To enable high-resolution bioprinting, advanced bioink formulations and cross-linking mechanisms were developed. GelMA was synthesized by converting lysine groups contained in gelatin to methacryloyl groups to allow UV crosslinking (Fig. S1) and the degree of substitution (DOS) is calculated to be around 85%, as shown in the supporting information (SI). The rheological properties of 4% GelMA and a hybrid bioink 135ACG were tested. As shown in Fig. 2a, 4% GelMA showed a slight shear-thickening behavior at low shear rates and exhibited a slight decrease in viscosity at high shear rates. But overall, its viscosity is around 0.1 Pa s and varies little over the whole shear rate range. The shear-thickening at low rates could be attributed to intermolecular interactions of GelMA32,33, which can cause shear thickening when the energy of the physical bond and the thermal energy are similar in magnitude34. Another probable cause is the experimental artifact caused by the unsteady state of low viscosity GelMA at low shearing rate35. The GelMA coils can disentangle and orientate in the flow direction with increasing shear rate, leading to the observed shear-thinning behavior after a critical shear rate is reached. The incorporation of CNC and alginate into the GelMA solution significantly altered the intermolecular interactions, leading to drastically different rheological properties. The hybrid bioink, 135ACG, exhibited a strong shear-thinning property over the entire shear rate range of 0.1–1000 s−1 with a curve slope of − 0.85. The 135ACG ink showed a viscosity close to 200 Pa s at static state and 0.2 Pa s at the shear rate of 1000 s−1 (i.e. 3 orders lower). At static state, alginate molecules wrap around the surface of the CNCs mainly through electrostatic interaction due to the negatively charged CNC surfaces. When a shear stress is applied, the entangled polymers re-align and lowers the bioink’s viscosity. Compared with hybrid bioinks reported previously by our group and other groups19,36,37,38, the new 135ACG bioink showed a much stronger shear thinning behavior and one order of magnitude higher viscosity at static state, indicating its superiority for ME printing. Step-shear measurements illustrated the injectability and self-healing behavior of the 135ACG bioink after being applied high shear which is essential when the bioink is extruded through a high-gauge needle (Fig. S2). Further, as shown in Fig. 2b, the viscous modulus Gʺ was higher than the elastic modulus Gʹ in 4% GelMA at low frequencies, while Gʹ overrode Gʺ at around 8 Hz, indicating that pure GelMA was more liquid-like at low frequencies and not suitable for ME bioprinting since the modulus of 4% GelMA was lower than 10 Pa. On the other hand, for 135ACG, Gʹ were higher than Gʺ over the entire frequency range, suggesting that 135ACG is more solid-like and can produce scaffolds with good structural fidelity19.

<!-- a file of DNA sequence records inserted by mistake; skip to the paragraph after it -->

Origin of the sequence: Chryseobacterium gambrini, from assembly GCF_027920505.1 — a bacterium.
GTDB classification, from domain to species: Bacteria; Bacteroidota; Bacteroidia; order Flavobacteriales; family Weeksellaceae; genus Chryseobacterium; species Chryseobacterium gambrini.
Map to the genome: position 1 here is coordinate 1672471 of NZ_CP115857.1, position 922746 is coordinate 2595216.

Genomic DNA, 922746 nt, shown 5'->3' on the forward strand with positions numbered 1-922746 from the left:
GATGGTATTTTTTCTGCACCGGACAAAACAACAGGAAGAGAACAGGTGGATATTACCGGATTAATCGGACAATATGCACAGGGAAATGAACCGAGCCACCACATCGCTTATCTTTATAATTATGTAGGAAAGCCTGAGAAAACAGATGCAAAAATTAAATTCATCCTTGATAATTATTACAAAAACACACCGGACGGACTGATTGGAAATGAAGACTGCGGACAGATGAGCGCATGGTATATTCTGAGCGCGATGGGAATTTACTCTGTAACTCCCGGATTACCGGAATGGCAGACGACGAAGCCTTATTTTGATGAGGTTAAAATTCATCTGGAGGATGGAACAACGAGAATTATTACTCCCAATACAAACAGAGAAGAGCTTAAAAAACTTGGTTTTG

Figure 2